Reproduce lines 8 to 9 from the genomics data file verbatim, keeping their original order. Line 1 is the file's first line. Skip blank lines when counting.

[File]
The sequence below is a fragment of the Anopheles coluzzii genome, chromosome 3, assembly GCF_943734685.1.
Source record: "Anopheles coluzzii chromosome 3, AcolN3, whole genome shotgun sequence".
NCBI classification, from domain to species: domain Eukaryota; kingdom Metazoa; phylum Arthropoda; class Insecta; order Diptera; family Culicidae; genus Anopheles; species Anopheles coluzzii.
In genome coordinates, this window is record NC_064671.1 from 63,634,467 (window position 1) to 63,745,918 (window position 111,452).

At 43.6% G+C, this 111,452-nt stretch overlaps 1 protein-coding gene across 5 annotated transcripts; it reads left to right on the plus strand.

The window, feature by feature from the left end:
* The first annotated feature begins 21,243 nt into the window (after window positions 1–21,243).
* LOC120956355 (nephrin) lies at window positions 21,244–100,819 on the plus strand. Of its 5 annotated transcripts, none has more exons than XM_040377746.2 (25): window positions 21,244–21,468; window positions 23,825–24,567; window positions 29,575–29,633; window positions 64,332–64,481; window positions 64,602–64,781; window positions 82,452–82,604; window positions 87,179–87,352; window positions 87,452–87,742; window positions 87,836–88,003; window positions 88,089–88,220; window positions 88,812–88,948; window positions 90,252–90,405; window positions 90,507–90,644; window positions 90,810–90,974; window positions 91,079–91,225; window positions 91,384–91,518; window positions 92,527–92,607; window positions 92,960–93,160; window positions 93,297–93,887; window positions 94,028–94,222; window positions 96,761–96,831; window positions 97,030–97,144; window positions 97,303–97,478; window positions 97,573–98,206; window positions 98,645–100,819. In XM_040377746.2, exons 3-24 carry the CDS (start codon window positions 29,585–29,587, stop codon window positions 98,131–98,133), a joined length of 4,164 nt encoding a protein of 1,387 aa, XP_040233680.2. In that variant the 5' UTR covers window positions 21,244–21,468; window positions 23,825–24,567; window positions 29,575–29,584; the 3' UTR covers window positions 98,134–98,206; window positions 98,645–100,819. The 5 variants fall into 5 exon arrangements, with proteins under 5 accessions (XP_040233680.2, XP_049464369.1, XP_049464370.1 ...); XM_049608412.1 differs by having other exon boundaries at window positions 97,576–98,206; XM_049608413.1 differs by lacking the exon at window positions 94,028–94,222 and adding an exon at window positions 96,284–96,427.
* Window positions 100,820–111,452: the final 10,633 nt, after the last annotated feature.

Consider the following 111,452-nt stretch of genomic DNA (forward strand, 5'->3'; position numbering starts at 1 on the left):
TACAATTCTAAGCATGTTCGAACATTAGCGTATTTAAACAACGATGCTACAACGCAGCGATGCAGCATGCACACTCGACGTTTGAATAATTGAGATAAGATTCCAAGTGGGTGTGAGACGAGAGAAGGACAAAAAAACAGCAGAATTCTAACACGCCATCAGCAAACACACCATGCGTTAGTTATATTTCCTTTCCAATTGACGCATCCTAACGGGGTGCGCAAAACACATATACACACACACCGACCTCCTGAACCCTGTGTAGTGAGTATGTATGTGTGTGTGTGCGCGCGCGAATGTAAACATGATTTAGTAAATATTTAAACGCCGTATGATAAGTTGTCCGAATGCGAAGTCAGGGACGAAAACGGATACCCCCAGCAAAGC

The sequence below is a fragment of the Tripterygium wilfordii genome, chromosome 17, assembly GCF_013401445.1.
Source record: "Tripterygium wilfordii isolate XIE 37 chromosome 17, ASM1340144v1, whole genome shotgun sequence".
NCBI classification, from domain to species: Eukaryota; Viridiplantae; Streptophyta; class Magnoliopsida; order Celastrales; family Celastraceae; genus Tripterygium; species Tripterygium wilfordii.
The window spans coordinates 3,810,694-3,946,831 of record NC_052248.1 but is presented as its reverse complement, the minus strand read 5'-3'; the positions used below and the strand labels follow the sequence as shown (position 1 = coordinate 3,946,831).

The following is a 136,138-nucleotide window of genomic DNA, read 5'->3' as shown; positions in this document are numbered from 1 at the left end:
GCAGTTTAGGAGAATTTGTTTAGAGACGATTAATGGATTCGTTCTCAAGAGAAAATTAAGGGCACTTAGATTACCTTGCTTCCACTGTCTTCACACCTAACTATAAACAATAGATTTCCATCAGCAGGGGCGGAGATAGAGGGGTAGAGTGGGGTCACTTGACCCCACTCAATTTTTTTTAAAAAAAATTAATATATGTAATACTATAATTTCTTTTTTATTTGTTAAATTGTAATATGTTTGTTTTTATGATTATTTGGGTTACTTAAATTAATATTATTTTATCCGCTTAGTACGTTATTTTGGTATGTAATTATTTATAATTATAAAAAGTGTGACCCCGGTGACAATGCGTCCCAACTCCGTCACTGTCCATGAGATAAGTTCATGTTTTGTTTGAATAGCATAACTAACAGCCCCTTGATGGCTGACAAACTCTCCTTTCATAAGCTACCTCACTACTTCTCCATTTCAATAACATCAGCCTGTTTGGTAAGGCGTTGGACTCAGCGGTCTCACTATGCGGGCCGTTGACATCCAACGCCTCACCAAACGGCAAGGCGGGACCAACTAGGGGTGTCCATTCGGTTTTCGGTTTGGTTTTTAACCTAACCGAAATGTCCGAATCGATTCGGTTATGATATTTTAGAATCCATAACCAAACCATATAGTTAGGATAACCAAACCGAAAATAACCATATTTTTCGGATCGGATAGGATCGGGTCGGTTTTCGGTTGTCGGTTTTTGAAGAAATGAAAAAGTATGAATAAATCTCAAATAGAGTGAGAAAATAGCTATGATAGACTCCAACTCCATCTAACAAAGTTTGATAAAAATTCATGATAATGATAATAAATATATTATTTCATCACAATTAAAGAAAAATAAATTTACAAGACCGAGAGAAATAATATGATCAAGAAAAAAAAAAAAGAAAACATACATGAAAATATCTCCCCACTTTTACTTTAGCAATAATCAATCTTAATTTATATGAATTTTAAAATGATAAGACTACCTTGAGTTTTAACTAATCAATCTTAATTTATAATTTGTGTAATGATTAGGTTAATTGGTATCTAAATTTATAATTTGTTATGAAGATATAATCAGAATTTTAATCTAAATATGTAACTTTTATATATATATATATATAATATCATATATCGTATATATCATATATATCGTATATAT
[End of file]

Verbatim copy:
* LOC120956355 (nephrin) lies at window positions 21,244–100,819 on the plus strand. Of its 5 annotated transcripts, none has more exons than XM_040377746.2 (25): window positions 21,244–21,468; window positions 23,825–24,567; window positions 29,575–29,633; window positions 64,332–64,481; window positions 64,602–64,781; window positions 82,452–82,604; window positions 87,179–87,352; window positions 87,452–87,742; window positions 87,836–88,003; window positions 88,089–88,220; window positions 88,812–88,948; window positions 90,252–90,405; window positions 90,507–90,644; window positions 90,810–90,974; window positions 91,079–91,225; window positions 91,384–91,518; window positions 92,527–92,607; window positions 92,960–93,160; window positions 93,297–93,887; window positions 94,028–94,222; window positions 96,761–96,831; window positions 97,030–97,144; window positions 97,303–97,478; window positions 97,573–98,206; window positions 98,645–100,819. In XM_040377746.2, exons 3-24 carry the CDS (start codon window positions 29,585–29,587, stop codon window positions 98,131–98,133), a joined length of 4,164 nt encoding a protein of 1,387 aa, XP_040233680.2. In that variant the 5' UTR covers window positions 21,244–21,468; window positions 23,825–24,567; window positions 29,575–29,584; the 3' UTR covers window positions 98,134–98,206; window positions 98,645–100,819. The 5 variants fall into 5 exon arrangements, with proteins under 5 accessions (XP_040233680.2, XP_049464369.1, XP_049464370.1 ...); XM_049608412.1 differs by having other exon boundaries at window positions 97,576–98,206; XM_049608413.1 differs by lacking the exon at window positions 94,028–94,222 and adding an exon at window positions 96,284–96,427.
* Window positions 100,820–111,452: the final 10,633 nt, after the last annotated feature.